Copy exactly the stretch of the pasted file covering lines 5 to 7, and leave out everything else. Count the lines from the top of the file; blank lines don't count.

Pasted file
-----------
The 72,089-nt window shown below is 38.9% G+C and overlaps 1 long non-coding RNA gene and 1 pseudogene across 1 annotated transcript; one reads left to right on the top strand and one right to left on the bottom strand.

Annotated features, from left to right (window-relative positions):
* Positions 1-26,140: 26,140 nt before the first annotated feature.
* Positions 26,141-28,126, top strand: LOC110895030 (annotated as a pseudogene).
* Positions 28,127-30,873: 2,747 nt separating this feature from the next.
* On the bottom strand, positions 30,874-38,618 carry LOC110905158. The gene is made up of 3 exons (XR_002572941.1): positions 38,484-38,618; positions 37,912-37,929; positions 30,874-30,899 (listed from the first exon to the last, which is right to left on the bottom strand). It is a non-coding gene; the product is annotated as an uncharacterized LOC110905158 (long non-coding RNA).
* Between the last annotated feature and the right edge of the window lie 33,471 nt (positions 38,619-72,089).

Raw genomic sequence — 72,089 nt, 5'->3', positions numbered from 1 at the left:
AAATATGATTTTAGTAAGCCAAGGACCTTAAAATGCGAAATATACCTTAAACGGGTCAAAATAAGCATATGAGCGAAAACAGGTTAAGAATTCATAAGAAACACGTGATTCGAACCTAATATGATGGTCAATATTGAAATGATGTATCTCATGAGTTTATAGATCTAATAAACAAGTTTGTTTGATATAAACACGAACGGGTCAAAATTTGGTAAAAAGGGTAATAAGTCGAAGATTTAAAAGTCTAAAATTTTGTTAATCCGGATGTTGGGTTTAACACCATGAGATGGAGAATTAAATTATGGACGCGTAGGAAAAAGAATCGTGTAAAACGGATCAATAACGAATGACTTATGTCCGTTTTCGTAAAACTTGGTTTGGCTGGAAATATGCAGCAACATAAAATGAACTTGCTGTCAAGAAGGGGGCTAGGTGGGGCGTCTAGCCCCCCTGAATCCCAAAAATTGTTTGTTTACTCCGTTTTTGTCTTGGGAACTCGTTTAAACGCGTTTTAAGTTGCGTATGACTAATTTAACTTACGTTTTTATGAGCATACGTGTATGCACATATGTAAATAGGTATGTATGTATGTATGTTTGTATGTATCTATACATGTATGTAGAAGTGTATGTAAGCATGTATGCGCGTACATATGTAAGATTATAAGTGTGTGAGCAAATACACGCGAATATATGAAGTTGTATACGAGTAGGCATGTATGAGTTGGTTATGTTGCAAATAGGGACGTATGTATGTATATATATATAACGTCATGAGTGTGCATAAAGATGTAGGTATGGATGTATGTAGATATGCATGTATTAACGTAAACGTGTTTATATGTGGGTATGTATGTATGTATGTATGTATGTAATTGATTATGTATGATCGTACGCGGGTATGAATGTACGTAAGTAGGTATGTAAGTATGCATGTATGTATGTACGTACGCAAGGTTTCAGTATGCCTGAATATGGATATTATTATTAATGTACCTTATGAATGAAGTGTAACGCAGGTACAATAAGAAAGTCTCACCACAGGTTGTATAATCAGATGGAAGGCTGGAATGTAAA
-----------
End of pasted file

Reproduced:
* Positions 28,127-30,873: 2,747 nt separating this feature from the next.
* On the bottom strand, positions 30,874-38,618 carry LOC110905158. The gene is made up of 3 exons (XR_002572941.1): positions 38,484-38,618; positions 37,912-37,929; positions 30,874-30,899 (listed from the first exon to the last, which is right to left on the bottom strand). It is a non-coding gene; the product is annotated as an uncharacterized LOC110905158 (long non-coding RNA).
* Between the last annotated feature and the right edge of the window lie 33,471 nt (positions 38,619-72,089).